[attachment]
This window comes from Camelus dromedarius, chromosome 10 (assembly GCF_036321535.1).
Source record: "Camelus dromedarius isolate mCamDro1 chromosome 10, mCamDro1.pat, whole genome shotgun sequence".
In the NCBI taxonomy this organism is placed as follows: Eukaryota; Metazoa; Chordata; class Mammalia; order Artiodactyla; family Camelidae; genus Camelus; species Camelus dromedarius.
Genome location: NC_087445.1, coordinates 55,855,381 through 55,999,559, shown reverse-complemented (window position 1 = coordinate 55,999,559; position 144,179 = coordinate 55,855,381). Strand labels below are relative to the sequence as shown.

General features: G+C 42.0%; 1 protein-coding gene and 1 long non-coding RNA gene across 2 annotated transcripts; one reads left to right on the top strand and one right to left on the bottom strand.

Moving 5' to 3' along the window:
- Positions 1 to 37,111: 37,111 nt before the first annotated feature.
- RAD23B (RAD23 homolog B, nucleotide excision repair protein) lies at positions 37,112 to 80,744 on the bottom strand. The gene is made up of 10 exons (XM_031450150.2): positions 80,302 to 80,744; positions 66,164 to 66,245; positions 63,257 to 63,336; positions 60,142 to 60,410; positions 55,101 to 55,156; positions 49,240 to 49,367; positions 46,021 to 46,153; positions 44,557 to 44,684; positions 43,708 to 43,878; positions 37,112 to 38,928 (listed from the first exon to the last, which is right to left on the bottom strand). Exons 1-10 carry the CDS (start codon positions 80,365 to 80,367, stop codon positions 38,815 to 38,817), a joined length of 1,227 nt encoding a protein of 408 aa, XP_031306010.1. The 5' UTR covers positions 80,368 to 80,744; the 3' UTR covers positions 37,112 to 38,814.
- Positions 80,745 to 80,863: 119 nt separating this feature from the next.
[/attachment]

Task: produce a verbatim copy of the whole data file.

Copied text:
This window comes from Camelus dromedarius, chromosome 10 (assembly GCF_036321535.1).
Source record: "Camelus dromedarius isolate mCamDro1 chromosome 10, mCamDro1.pat, whole genome shotgun sequence".
In the NCBI taxonomy this organism is placed as follows: Eukaryota; Metazoa; Chordata; class Mammalia; order Artiodactyla; family Camelidae; genus Camelus; species Camelus dromedarius.
Genome location: NC_087445.1, coordinates 55,855,381 through 55,999,559, shown reverse-complemented (window position 1 = coordinate 55,999,559; position 144,179 = coordinate 55,855,381). Strand labels below are relative to the sequence as shown.

General features: G+C 42.0%; 1 protein-coding gene and 1 long non-coding RNA gene across 2 annotated transcripts; one reads left to right on the top strand and one right to left on the bottom strand.

Moving 5' to 3' along the window:
- Positions 1 to 37,111: 37,111 nt before the first annotated feature.
- RAD23B (RAD23 homolog B, nucleotide excision repair protein) lies at positions 37,112 to 80,744 on the bottom strand. The gene is made up of 10 exons (XM_031450150.2): positions 80,302 to 80,744; positions 66,164 to 66,245; positions 63,257 to 63,336; positions 60,142 to 60,410; positions 55,101 to 55,156; positions 49,240 to 49,367; positions 46,021 to 46,153; positions 44,557 to 44,684; positions 43,708 to 43,878; positions 37,112 to 38,928 (listed from the first exon to the last, which is right to left on the bottom strand). Exons 1-10 carry the CDS (start codon positions 80,365 to 80,367, stop codon positions 38,815 to 38,817), a joined length of 1,227 nt encoding a protein of 408 aa, XP_031306010.1. The 5' UTR covers positions 80,368 to 80,744; the 3' UTR covers positions 37,112 to 38,814.
- Positions 80,745 to 80,863: 119 nt separating this feature from the next.